Sunday 10 March 2013

Open house at Seeds Of Italy

Just a small selection from the Franchi Sementi range, which numbers
over 500 different seed varieties in total.
Seeds of Italy held an open day at the weekend at premises in Harrow. It was a chance to see, under one roof, the full range of seeds from Franchi Sementi, which Seeds of Italy distributes in the UK, plus its ancillary products - preserving jars, soaps, packet seasonings and tomato presses. It was indeed the horticultural equivalent of being a kid in a sweetshop.

With a friendly welcome and coffee and biscuits it was also a chance to chat about growing produce in the UK with the immensely knowledgeable and infinitely enthusiastic Paolo Arrigo, head of Seeds Of Italy and author of From Seed To Plate, which is one of my favourite cookbooks.

Paolo was keen to talk about provenance on Saturday - how the parent company, which has been run by the Franchi family since 1783, carefully sources its seeds, how the Italians treat the locality of its produce with the utmost seriousness, how the produce specific to each region is used together. Much of the seed sold in the UK these days, Paolo says, is bought in from China, with little attention paid to its suitability for our climate. In contrast, looking at - for example - the courgette varieties offered by Franchi, I can see Zucchino Bolognese (from Bologna), Zucchino Genovese (from Genoa), Zucchino Fiorentino (from Florence) and Zucchino Nero di Milano (the black courgette of Milan!). You don't get different British counties extolling the provenance of their parsnips, although a few regional varieties live on in the names - Kelvedon Wonder peas, for instance. Interestingly, as Paolo points out, we're better at protecting the local heritage of our fruit: think of all the different apple varieties and where they come from.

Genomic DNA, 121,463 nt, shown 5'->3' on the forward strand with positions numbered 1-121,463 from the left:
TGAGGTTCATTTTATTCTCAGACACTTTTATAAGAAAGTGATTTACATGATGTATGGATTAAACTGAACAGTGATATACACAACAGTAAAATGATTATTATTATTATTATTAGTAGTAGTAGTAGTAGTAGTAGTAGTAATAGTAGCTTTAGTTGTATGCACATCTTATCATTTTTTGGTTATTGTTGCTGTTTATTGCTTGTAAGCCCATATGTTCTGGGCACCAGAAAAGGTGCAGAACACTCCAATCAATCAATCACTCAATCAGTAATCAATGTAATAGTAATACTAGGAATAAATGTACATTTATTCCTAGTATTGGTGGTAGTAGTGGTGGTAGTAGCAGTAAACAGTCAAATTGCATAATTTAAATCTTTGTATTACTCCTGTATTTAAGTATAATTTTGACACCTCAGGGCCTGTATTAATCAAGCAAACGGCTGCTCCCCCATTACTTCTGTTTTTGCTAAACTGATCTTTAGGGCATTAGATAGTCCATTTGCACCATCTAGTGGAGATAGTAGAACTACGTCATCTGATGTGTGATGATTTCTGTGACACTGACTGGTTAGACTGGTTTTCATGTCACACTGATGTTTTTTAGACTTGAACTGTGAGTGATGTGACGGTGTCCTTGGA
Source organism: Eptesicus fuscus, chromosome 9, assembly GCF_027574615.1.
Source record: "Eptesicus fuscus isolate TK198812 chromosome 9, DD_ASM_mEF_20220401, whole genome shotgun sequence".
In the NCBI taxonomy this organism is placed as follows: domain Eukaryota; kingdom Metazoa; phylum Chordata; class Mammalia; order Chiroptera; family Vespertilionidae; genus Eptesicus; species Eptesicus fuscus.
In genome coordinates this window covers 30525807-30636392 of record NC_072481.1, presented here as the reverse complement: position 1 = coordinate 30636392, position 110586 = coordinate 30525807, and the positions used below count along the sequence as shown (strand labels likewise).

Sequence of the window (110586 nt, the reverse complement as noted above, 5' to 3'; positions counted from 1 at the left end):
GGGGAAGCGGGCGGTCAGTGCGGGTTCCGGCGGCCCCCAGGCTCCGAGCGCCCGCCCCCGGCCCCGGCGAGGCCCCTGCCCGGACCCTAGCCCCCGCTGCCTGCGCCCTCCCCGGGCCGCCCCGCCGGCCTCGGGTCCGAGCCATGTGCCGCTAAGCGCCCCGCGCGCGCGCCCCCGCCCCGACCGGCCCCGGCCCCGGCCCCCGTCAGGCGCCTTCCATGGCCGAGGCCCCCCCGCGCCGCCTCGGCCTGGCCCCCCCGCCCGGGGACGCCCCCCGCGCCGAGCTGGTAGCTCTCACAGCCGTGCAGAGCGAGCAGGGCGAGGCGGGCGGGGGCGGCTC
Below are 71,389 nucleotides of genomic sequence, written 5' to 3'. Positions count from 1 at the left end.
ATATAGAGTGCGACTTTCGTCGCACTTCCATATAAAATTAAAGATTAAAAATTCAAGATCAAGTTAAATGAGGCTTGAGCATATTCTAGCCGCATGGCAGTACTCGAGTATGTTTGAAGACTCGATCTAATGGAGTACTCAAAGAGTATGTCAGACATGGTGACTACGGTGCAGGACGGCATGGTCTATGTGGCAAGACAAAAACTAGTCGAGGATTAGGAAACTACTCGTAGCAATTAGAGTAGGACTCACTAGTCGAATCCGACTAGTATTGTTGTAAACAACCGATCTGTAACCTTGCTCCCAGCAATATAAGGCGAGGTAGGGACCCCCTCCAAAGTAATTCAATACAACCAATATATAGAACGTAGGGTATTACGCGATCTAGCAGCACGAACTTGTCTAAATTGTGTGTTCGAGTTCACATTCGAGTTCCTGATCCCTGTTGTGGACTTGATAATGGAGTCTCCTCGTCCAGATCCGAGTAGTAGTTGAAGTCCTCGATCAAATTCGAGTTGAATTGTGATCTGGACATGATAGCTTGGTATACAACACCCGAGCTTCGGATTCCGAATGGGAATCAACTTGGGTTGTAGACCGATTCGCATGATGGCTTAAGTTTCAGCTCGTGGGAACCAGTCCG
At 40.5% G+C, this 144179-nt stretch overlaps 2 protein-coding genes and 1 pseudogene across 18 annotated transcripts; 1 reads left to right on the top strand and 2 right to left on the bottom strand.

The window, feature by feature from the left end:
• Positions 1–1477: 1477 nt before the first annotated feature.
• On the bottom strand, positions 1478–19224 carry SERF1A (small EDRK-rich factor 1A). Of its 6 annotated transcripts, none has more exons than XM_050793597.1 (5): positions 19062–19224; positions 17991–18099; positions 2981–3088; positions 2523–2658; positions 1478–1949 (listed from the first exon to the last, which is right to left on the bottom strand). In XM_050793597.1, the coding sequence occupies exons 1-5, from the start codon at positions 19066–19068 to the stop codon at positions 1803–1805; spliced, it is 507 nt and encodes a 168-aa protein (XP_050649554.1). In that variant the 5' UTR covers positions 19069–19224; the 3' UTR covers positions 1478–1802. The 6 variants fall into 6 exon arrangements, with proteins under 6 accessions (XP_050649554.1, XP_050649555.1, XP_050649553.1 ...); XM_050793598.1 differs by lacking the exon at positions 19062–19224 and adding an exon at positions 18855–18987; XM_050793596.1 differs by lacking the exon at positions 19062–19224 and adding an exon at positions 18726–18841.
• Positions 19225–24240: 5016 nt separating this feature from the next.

And compared to China, Italy is much closer to the UK in terms of growing conditions, Paolo explains. We may think of Italy as mainly Mediterranean, and hot, but 74% of the country is mountainous and the southern tip and Sicily aside, it gets very cold in winter.

I can believe it. I've always bought as much of my seed from Seeds Of Italy as possible, because 1) the quantities of seed in each packet is always generous, 2) the varieties offered are always interesting and frequently different to those on sale in the shops here. Lots of different - and very local - courgettes and squashes, for instance, from the deliciously sweet and nutty Berrettina Piacentina pumpkins to the round stuffing courgette Tondo di Nizza. It was also Seeds of Italy that introduced me to the pink and white striped beetroot from Chioggia, which I know is now available more widely but which was quite surprise find 10 years ago. 3) I always get good results from Franchi Seeds: near 100% germination and healthy plants. Lastly, and definitely not least, is this idea of provenance, of knowing where the seed is from and where it has been saved. The blurb that comes with Seeds Of Italy packets online is always knowledgeable and specific (in contrast, amusingly, to the sowing instructions, which are decidedly cryptic!).

After a delicious couple of hours browsing, I left happy, clutching a number of seed packets, including some Puntarelle - that crunchy Roman salad leaf, a variety of chicory, which I now discover originally hails from Catalonia rather than Italy, even though it's now so strongly associated with Rome. I'll plant this along with the other chicories I grow, the round radicchio and elongated red Rossa di Treviso, and look forward to winter salads next year.
When Paolo Arrigo isn't extolling the virtues of locally
raised Italian seeds, he rescues and restores
accordions in his spare time. This beautiful accordion
is around 80 years old and sounds as good as new.

1 comment:

  1. I am looking for wheat seed to plant in the spring, from which to make my own bread. kind regards john currie